Tag Archives: Robert Fuest


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Pete cosplays as a devil-worshiper for this review of ‘s strange occultist feature “The Devil’s Rain” (1975), with a bizarre cast including ; Mr. “Green Acres,” Eddie Albert; ; ; ; a very young John Travolta; and real-deal Satanists Anton and Diane LaVey.

(This movie was nominated for review by Heather. Suggest a weird movie of your own here.)


“There are a lot of strange men practicing medicine these days.”–The Abominable Dr. Phibes



FEATURING: , Peter Jeffrey, Virginia North, , , photographs of Caroline Munro

PLOT: Dr. Phibes is an underground aristocrat who has sworn a campaign of revenge against the doctors he holds responsible for his wife’s death on the operating table. In his downtime, he listens to his automaton orchestra in his bizarre Art Deco lair and stages dance numbers with his beautiful mute assistant. A series of gruesome and bizarre murders, themed after Egyptian biblical plagues, attracts the attention of Scotland Yard, who strive to put together the puzzle and stop Phibes.

still from The Abominable Dr. Phibes (1971)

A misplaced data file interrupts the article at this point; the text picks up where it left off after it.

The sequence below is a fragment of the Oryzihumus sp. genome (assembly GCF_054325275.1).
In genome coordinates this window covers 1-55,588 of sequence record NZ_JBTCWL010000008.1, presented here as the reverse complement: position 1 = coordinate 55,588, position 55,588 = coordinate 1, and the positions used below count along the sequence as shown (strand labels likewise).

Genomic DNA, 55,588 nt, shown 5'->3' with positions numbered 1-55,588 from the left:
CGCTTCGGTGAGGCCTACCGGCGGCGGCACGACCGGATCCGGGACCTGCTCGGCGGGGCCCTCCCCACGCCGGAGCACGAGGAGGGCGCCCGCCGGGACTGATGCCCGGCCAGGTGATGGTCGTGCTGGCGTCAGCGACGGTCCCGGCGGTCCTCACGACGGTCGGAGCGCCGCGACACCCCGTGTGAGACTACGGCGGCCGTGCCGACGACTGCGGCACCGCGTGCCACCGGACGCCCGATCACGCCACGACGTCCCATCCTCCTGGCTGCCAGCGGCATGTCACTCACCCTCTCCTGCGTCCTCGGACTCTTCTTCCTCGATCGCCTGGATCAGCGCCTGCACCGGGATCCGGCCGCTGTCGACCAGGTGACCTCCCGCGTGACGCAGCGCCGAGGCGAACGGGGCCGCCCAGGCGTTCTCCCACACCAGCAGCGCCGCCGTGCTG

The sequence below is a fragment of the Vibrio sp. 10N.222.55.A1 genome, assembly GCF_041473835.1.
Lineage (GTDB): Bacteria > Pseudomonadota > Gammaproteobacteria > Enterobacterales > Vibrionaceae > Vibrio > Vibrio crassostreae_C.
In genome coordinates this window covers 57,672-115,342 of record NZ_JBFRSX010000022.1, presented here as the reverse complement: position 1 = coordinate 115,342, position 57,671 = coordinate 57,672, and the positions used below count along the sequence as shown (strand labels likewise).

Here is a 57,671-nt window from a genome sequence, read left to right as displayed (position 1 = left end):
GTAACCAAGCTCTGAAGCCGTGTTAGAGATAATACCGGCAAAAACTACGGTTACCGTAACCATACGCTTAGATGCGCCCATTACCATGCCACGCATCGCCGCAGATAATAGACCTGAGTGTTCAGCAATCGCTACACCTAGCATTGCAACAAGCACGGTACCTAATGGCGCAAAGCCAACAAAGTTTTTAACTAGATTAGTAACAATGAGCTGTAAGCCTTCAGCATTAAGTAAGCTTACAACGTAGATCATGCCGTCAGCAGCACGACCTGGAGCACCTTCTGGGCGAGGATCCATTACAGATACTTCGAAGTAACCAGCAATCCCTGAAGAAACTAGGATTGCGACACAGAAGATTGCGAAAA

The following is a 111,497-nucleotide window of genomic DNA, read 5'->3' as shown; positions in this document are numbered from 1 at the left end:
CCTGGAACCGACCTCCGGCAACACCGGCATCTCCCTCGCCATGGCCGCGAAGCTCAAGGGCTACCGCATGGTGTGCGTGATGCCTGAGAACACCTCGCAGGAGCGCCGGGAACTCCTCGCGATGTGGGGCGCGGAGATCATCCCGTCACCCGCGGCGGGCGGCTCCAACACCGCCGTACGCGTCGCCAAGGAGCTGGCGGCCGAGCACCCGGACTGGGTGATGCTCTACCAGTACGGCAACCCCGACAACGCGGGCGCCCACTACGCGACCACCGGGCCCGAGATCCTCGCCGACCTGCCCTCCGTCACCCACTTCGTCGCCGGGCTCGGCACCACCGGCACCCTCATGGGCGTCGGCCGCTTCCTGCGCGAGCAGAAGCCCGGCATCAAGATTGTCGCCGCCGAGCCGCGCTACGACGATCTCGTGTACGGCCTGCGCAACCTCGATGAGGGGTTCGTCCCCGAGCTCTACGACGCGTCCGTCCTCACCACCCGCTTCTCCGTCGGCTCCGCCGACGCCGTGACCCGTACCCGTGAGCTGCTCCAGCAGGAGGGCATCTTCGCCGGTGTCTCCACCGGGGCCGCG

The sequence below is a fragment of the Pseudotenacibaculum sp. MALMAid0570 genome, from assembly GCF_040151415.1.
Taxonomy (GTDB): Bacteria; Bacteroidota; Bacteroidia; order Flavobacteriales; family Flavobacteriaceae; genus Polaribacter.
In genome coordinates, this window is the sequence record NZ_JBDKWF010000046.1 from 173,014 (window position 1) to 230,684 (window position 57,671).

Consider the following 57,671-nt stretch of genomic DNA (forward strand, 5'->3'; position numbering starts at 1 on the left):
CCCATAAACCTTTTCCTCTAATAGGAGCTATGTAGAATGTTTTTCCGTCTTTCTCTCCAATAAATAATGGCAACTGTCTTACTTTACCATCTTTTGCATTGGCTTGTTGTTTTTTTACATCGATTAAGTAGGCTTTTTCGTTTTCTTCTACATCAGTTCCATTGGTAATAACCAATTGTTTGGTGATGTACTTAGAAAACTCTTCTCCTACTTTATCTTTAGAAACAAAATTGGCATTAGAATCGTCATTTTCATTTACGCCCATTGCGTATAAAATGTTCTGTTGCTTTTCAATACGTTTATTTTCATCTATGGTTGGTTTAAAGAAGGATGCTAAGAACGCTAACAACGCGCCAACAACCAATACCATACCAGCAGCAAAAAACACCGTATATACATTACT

• The ten Biblical plagues of Egypt listed in Exodus 7-12 were (in order) blood, frogs, gnats (or lice), flies, cattle, boils, hail, locusts, darkness, and the firstborn. Phibes replaces gnats and flies with bats and rats.
  • Phibes screenwriter William Goldstein (not to be confused with the more famous William Goldman) has just three screenwriting credits on his IMDB page: this movie, this movie’s misbegotten sequel Dr. Phibes Rises Again, and The Amazing Dobermans (1976), about a team of dogs trained to thwart an armored car heist. His short, yet quirky, career also includes a series of self-published sequels to Phibes.
  • The initial movie poster was a collage of bad judgments. It spoils Dr. Phibes’ disfigured face, which was supposed to be a surprise near the ending; it implies a romance between Phibes and his assistant Vulnavia that never happens; and the tagline “Love means never having to say you’re ugly,” a parody of 1970‘s Love Story, set up audiences to expect a romantic comedy—to their doubtless bewilderment.